Hilton Als In his book, The Women, Als says "Being an auntie man enamored of Negressity is all that I have ever known how to be. I do not know what my life would be, or if I would be at all, if I were any different." The black gay writer also says insightful things about his mother: "I think the resemblance my mother saw between herself and my father's new girlfriend shattered any claim to originality my mother had. And, being a woman, she chose to be critical of this similarity rather than judge my father." He goes on in the same lucid, direct and compassionate way about all manner of relationships and identities. Although he's a widely published journalist (Village Voice, Vibe, etc.), The Women is his first book, and he'll talk about it during his first Houston appearance tonight. 7 p.m. The Children's Museum, 1500 Binz, 521-2026. $10; $5, seniors and students.
Cleo's Comedy Theatre Cleo's hosts an open mike on Mondays, and though this rowdy event is not as polished as the cabaret show, it can be plenty of fun. Seeing awkward, inexperienced comics do a couple of bits well is fun, and so is seeing experienced comics messing around with new material. Also, occasionally, there is a wicked, sharp little joy to be had in watching someone -- someone who seems like the kind of person who thinks he's funny only because he's such an overbearing boor that all his underlings and peers humor him -- die miserably on-stage. 8 p.m. 3722 Washington, 861-2135. $3.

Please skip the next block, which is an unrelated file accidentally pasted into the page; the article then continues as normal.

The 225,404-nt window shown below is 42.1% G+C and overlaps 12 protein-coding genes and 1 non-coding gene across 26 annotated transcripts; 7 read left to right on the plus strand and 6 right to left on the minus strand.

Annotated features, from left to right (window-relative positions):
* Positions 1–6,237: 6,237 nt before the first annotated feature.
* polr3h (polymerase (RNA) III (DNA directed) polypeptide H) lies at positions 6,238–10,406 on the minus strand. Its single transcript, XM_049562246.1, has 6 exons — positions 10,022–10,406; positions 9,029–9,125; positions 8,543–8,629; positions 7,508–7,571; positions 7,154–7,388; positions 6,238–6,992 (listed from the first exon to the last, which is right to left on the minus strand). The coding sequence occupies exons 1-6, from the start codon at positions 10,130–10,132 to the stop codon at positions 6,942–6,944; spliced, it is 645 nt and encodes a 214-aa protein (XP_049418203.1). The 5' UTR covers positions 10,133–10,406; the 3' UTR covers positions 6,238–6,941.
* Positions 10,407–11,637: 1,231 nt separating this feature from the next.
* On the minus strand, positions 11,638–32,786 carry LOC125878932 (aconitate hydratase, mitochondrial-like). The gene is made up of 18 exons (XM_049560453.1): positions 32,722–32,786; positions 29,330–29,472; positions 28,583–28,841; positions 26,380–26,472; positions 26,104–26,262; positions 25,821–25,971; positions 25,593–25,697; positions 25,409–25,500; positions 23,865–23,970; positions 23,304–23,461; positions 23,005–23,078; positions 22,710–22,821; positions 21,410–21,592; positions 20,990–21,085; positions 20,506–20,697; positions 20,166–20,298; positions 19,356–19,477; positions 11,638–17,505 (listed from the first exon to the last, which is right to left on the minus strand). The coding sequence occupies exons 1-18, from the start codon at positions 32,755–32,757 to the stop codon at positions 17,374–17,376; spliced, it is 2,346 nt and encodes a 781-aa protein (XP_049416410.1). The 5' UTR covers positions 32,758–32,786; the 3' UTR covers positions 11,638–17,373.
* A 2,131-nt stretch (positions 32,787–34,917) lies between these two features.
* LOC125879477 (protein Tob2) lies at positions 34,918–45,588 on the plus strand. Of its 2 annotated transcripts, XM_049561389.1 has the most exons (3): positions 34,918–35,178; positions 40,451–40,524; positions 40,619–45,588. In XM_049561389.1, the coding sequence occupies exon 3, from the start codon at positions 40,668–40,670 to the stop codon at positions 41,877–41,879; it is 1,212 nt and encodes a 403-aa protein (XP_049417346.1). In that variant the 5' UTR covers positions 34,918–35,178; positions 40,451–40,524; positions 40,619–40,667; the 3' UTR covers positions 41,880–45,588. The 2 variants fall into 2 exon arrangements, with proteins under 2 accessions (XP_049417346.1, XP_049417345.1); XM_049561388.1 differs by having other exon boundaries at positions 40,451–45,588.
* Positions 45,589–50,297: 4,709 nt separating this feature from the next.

All About Phones Man, these kids today have toy cell phones in their kiddie cars, they have gum packs shaped like beepers instead of candy cigarettes and they frequently have their own phone lines by fourth grade. In short, they know phones. To give them a deeper insight into these expensive yet commonplace toys, the Children's Museum presents an exhibit, "All About Phones," full of electronics information and featuring The Telephone Man, a 14-foot-tall interactive sculpture made of and about phones by the Art Guys. Grand opening and ribbon cutting, 10 a.m. The Children's Museum, 1500 Binz, 759-1314. $5.
True secrets and lies June Cross, a Frontline producer, has created a very personal episode -- tonight's show, "Secret Daughter," is the true story of June's biracial upbringing. June was born to a white mother and black father in the fifties, and her mother gave June to a black family when she was four. June saw her mother, and her mother's husband, TV star Larry Storch, only on vacations. This special, 150-minute episode of Frontline explores the complex relationship between June and her mother. 9 p.m. PBS, Channel 8. Free.
Brisk walks Now that we have something that could be described, at least by South Texans, as a nip in the air, decent people feel the need for a brisk walk. The best place for city dwellers to enjoy such an excursion is on the outer loop trail of the Arboretum and Nature Center. It's wide, smooth and tree-lined from start to finish. If you can't take a walk through the park, take a walk through the park's on-line site any time, chron.com/arboretum. 4501 Woodway. 681-8433. Free.